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Acupuncture Today – November, 2012, Vol. 13, Issue 11

Making the Pilgrimage

By Cameron Bishop, MAc, AP

Some 20 years ago, I left Japan after spending four years studying healing and martial arts. I lived in conservative southern Japan where men did not wear shorts, walk barefoot outside, foreigners were a rarity, tattoos were only on criminals, one rarely protested, and drinking to excess was a norm. Well, the last one has not changed.

Although I have returned for a week or two here or there over the years this last trip was the most dramatic change I have seen in Tokyo. Due to the earthquake, tsunami and nuclear power meltdown creating electrical shortages the thermostats all seemed to be set at 80 degrees (27 F), and as a transplant Floridian it phased me a little. I was happy to be mostly ignored as foreign faces fade in especially with the variety of new hair colors in Japan. I miss the "mountain of black" that referred to looking over a crowd all with black hair. The frequency of tattoos of obvious Western and non yakuza origin was impressive. I guess I too have changed, as I tacked on a couple days extra to enjoy myself alone in Japan rather than to rush home to work.

Something every acupuncturist should do is to make the pilgrimage to the grave of Waichii Sugiyama, the father of Japanese Meridian Therapy. I had to push myself to go and I was so glad I did.

Heading out of Shinjuku on the Odakyu line to Enoshima I realized it was Natsuyasui or summer school break. The train was full of happy teenagers on their way to the beach. It was nice to see a more relaxed crowd of Japanese. Board shorts, flip flops, surfing tee shirts, body boards, smiles, laughing, and lots of texting. This generation seemed actually happy. We all parted ways with them heading to McDonald's while I took the long bridge to the Island. My intentions were to see his grave, the cave, the "Lucky Stone" and the Shinto Shrine Hetsunomiya associated with this famous founder.

Kengyo Sugiyama (born Waichi Sugiyama) was born in 1610 in Ise to a Samurai family, and lost his sight as a child. He died very well honored, wealthy and famous in 1684 having gained the confidence of the Shogun Tsunayoshi Tokugamwa by curing him when no others could.

There are a few variations to the story to the rise of his abilities. He studied under the famous acupuncturists Kengyo Yamase and Toyoaki Irie. The first of which threw him out as having no talent or skill after many years of apprenticeship. Crying he stumbled on his way home when a stranger asked what was wrong. That stranger turned out to be his former teacher's teacher, and he was started up tutelage under him with great hopes and reassurances that this teacher would not fail him. Years later the teacher agreed with his student's assessment of Sugiyama as useless and without talent.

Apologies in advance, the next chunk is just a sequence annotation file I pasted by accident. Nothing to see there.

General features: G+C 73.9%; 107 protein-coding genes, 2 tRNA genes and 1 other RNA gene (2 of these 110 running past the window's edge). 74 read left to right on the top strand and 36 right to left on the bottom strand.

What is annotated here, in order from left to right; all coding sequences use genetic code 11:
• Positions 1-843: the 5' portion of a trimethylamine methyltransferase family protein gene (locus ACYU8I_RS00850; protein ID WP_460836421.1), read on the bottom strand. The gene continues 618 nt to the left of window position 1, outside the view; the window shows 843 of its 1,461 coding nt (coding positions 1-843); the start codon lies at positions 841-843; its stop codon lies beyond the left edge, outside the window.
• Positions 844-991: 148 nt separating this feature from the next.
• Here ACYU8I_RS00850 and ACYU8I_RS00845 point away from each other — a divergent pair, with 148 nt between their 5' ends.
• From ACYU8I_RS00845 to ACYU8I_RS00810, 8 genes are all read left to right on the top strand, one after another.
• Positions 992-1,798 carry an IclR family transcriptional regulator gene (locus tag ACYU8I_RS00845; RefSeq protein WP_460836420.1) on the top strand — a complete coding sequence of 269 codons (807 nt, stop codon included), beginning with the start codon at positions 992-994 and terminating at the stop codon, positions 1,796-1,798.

Once again dejected he headed home. Along the way he decided to pray in the Iwaya cave for 21 days to the Goddess Benten. And nothing happened. Dejected he left the cave and tripped over the "Lucky Stone." A pine needle inside a bamboo piece pierced his leg. The idea of the insertion tube was inspired, invented and led to acupuncture becoming the leading profession for the blind. Sugiyama founded many schools for the blind and his presence is still felt 400 years later in Japan, Australia, Europe, and North American through various practicing groups of meridian acupuncture therapists.

I wandered the island, and eventually I found my way to an escalator, which led to the "Lucky Stone."

Near by was the Hatsunomiya Shrine, which I foolishly asked the priest if it was Buddhist and he corrected me saying it was Shinto. Next I headed to buy a beer and to see the O Haka (grave). It was a beautiful little walk. I came across a little sign and open gate with stairs leading down to a cliff beautifully over looking the water. Under a canopy of trees was a prominent grave with signs in English, Chinese, Korean, Braille and Japanese. I opened the beer and set it with the other offerings- which to my surprised included many needles and tubes.

I felt a little dumb that I am an acupuncturist and had no needles with me. I would like to report something mystical happened. I could probably make up something good like my feet glowed blue, or my hands pulsed gold, but on reflection of the beauty of the spot I knew any place outside of ourselves for mastery is not where to go. I gave my thanks and bowed.

This amazing hero to our profession persevered lack of sight, lack of accomplishment, rejection, miscalculation to create a legacy across the world. Here his bones listen to the wind, the water, enjoy the snow, sun and a cold beer on a very hot humid day.

Dr. Cameron Bishop DAOM, L.Ac lived in Japan for four years studying healing and martial arts. He has an accredited Masters in Acupuncture from NIAOM and an accredited Doctorate from ACTCM. He has been in practice for sixteen years. He is professor of Japanese Acupuncture at ATOM and an authorized Toyohari instructor. His web site is

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